Member Spotlight: Megan Fromm

Megan Fromm is the Education Manager for NAMLE

What do you do?

I work with various NAMLE partners on projects related to media literacy advocacy and education. This can mean writing curriculum or position papers, providing expert content knowledge for a company that wants to train its staff in media literacy, or even hosting workshops. No day looks the same, which is awesome. I also help plan and organize our conference and Media Literacy Week.

Tell us about your latest work or project in media literacy.

One project I’m working on right now is in partnership with the Education Development Center and SRVCE, which stands for Supporting Readiness through Vital Civic Empowerment. We’re working on curriculum for high school students to engage them in career connections, media literacy, and civic duty/service. Some of the students who experience this curriculum might go on to careers in military service or public service, which is so exciting to me. My husband served in the Air Force, so I have a strong connection to ideas about duty and service, and this allows me to engage in those topics while also still emphasizing important media literacy skills practice. I work specifically on the curricular components—activities, reflections, and resources—that support media literacy skills and learning objectives.

Why is media literacy important to you?

Our mediated world can feel really complicated and overwhelming, and it’s often another layer of “stuff” people have to navigate in order to live fulfilled, happy, balanced lives. Media are powerful tools, and like any tool, we need to learn how to use media in ways that suit our needs but don’t leave a path of destruction for others. Media can empower us, too, and connect us in ways that weren’t possible even just years ago. So my “why” is to help people learn how to engage with and create media in ways that lead to meaningful outcomes, such as vibrant and honest civic engagement, and healthy relationships.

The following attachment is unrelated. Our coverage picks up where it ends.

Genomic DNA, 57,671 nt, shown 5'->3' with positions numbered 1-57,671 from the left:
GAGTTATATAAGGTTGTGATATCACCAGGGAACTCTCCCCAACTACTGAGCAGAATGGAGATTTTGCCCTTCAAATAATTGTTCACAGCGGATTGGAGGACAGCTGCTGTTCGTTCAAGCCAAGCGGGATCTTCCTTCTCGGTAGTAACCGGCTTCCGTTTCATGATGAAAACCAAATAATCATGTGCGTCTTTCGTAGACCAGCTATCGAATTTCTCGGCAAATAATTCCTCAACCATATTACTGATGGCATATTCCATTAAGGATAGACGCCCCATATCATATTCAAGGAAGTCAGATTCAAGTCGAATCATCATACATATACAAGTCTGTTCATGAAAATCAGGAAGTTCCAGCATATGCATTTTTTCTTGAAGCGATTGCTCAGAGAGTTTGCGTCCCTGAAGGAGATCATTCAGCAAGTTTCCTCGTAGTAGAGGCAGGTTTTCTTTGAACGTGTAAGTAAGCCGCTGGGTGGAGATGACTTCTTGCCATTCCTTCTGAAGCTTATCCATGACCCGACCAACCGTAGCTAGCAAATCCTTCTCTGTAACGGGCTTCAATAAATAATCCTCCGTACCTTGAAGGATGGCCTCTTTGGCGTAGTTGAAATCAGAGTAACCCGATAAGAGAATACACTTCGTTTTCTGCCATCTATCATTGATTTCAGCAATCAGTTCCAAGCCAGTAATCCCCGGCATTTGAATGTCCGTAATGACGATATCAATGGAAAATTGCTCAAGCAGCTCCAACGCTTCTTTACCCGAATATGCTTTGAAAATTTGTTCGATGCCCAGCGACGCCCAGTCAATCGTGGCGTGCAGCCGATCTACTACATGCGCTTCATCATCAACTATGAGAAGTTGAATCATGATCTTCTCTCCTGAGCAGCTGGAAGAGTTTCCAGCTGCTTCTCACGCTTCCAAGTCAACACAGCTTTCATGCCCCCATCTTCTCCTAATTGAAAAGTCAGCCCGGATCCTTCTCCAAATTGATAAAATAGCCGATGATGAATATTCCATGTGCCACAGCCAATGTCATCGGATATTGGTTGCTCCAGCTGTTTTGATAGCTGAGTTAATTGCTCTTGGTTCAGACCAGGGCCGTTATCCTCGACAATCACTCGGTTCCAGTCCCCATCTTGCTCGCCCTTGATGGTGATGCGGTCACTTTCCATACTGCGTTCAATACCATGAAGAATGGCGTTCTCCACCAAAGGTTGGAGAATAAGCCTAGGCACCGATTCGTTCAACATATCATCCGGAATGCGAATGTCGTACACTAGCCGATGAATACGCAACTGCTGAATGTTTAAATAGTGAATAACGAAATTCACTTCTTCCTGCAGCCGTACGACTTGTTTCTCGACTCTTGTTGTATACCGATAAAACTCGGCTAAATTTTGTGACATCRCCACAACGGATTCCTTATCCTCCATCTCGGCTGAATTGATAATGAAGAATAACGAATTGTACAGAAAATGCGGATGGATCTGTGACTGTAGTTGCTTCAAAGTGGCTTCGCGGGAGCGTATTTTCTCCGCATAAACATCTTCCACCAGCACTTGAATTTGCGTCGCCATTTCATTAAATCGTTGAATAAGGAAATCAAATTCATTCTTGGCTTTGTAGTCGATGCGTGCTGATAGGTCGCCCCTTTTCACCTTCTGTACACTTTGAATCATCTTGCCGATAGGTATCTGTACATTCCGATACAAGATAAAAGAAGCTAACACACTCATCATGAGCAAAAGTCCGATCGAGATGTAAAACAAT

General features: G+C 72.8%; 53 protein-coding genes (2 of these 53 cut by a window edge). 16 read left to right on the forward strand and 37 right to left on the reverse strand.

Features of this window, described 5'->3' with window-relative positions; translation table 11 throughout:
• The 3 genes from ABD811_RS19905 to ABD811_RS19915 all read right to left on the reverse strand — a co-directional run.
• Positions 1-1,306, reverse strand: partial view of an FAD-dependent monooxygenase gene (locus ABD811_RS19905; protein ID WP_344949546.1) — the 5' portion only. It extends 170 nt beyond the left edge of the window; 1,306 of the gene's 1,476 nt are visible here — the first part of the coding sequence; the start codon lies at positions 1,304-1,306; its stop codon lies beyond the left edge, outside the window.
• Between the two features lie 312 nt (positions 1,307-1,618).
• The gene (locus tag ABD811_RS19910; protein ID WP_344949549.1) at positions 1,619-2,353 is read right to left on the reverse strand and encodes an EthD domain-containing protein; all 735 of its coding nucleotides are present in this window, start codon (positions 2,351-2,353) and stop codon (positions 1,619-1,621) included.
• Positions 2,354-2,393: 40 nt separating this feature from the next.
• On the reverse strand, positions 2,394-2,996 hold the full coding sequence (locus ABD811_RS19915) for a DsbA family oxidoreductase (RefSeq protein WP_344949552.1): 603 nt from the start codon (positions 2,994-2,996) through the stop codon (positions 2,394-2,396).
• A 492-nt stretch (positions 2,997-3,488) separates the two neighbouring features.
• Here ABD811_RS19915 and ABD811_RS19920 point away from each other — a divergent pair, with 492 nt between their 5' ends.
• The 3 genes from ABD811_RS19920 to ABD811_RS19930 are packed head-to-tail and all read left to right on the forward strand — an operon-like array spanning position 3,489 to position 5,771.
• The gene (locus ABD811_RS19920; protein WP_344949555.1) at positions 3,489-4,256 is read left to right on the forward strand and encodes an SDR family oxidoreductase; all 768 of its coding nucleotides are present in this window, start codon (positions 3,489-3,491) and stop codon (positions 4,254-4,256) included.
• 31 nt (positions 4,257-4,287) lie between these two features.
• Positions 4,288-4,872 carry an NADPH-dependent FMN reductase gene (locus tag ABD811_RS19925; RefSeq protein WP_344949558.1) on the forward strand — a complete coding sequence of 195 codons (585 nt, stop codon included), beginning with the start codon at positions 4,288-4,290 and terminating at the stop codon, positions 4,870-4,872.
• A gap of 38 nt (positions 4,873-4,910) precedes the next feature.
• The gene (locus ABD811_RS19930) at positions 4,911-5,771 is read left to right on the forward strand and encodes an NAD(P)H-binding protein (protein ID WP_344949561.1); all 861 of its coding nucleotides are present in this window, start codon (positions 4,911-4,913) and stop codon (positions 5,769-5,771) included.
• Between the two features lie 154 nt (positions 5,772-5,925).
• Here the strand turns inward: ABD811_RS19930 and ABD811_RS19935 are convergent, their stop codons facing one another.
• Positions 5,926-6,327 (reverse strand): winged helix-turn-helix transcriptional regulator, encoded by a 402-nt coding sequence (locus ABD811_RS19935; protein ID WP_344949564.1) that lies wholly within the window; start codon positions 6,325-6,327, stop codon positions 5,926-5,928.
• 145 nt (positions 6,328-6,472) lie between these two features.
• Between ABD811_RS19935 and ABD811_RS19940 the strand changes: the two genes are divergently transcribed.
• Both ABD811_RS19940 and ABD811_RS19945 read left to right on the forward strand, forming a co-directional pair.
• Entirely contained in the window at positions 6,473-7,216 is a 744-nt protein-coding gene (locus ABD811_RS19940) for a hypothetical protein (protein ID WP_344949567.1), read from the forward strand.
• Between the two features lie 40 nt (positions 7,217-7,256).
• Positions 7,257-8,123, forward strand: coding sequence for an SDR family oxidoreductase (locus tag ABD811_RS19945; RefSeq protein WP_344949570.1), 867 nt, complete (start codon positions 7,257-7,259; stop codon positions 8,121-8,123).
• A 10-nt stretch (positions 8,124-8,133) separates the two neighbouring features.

What are you most excited about in the media literacy field?

Honestly, I’m excited that more people are paying attention! I spend less time convincing people of the need for media literacy these days, and more time considering HOW we teach it and what it might look like. That excites me, because that’s progress!

Why did you become a NAMLE member, what benefits do you see to membership, and how will it support your work?

I became a NAMLE member to stay connected and current in the field. The partners, resources, ideas, events and connections NAMLE promotes every day keep me on my toes and help me learn more about the field so I can be a better educator and advocate.

The views and opinions expressed in the M-Passioned Member blog are those of the authors and do not necessarily reflect the official policy or position of NAMLE or its members. The purpose of the M-Passioned Member blog is to highlight our members and give them a place to share their reflections, opinions, and ideas.